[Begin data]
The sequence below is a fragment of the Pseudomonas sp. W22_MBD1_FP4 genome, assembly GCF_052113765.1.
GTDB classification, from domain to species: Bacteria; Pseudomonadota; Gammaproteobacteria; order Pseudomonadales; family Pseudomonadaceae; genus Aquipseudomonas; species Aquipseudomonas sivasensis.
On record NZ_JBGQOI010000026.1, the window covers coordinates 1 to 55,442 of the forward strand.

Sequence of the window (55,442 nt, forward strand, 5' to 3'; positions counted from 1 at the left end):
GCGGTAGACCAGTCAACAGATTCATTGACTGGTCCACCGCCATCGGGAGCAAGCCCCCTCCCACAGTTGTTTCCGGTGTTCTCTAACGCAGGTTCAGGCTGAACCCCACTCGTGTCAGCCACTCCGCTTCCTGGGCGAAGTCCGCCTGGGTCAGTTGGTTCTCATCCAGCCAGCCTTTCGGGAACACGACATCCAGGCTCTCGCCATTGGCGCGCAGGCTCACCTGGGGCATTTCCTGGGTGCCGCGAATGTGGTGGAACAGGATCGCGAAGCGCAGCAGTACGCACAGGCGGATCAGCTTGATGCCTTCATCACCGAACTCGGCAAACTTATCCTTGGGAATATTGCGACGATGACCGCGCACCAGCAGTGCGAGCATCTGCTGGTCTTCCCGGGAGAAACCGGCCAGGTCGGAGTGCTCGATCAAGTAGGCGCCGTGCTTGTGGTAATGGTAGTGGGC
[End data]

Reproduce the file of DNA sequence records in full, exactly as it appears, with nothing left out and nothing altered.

The sequence below is a fragment of the Pseudomonas sp. W22_MBD1_FP4 genome, assembly GCF_052113765.1.
GTDB classification, from domain to species: Bacteria; Pseudomonadota; Gammaproteobacteria; order Pseudomonadales; family Pseudomonadaceae; genus Aquipseudomonas; species Aquipseudomonas sivasensis.
On record NZ_JBGQOI010000026.1, the window covers coordinates 1 to 55,442 of the forward strand.

Sequence of the window (55,442 nt, forward strand, 5' to 3'; positions counted from 1 at the left end):
GCGGTAGACCAGTCAACAGATTCATTGACTGGTCCACCGCCATCGGGAGCAAGCCCCCTCCCACAGTTGTTTCCGGTGTTCTCTAACGCAGGTTCAGGCTGAACCCCACTCGTGTCAGCCACTCCGCTTCCTGGGCGAAGTCCGCCTGGGTCAGTTGGTTCTCATCCAGCCAGCCTTTCGGGAACACGACATCCAGGCTCTCGCCATTGGCGCGCAGGCTCACCTGGGGCATTTCCTGGGTGCCGCGAATGTGGTGGAACAGGATCGCGAAGCGCAGCAGTACGCACAGGCGGATCAGCTTGATGCCTTCATCACCGAACTCGGCAAACTTATCCTTGGGAATATTGCGACGATGACCGCGCACCAGCAGTGCGAGCATCTGCTGGTCTTCCCGGGAGAAACCGGCCAGGTCGGAGTGCTCGATCAAGTAGGCGCCGTGCTTGTGGTAATGGTAGTGGGC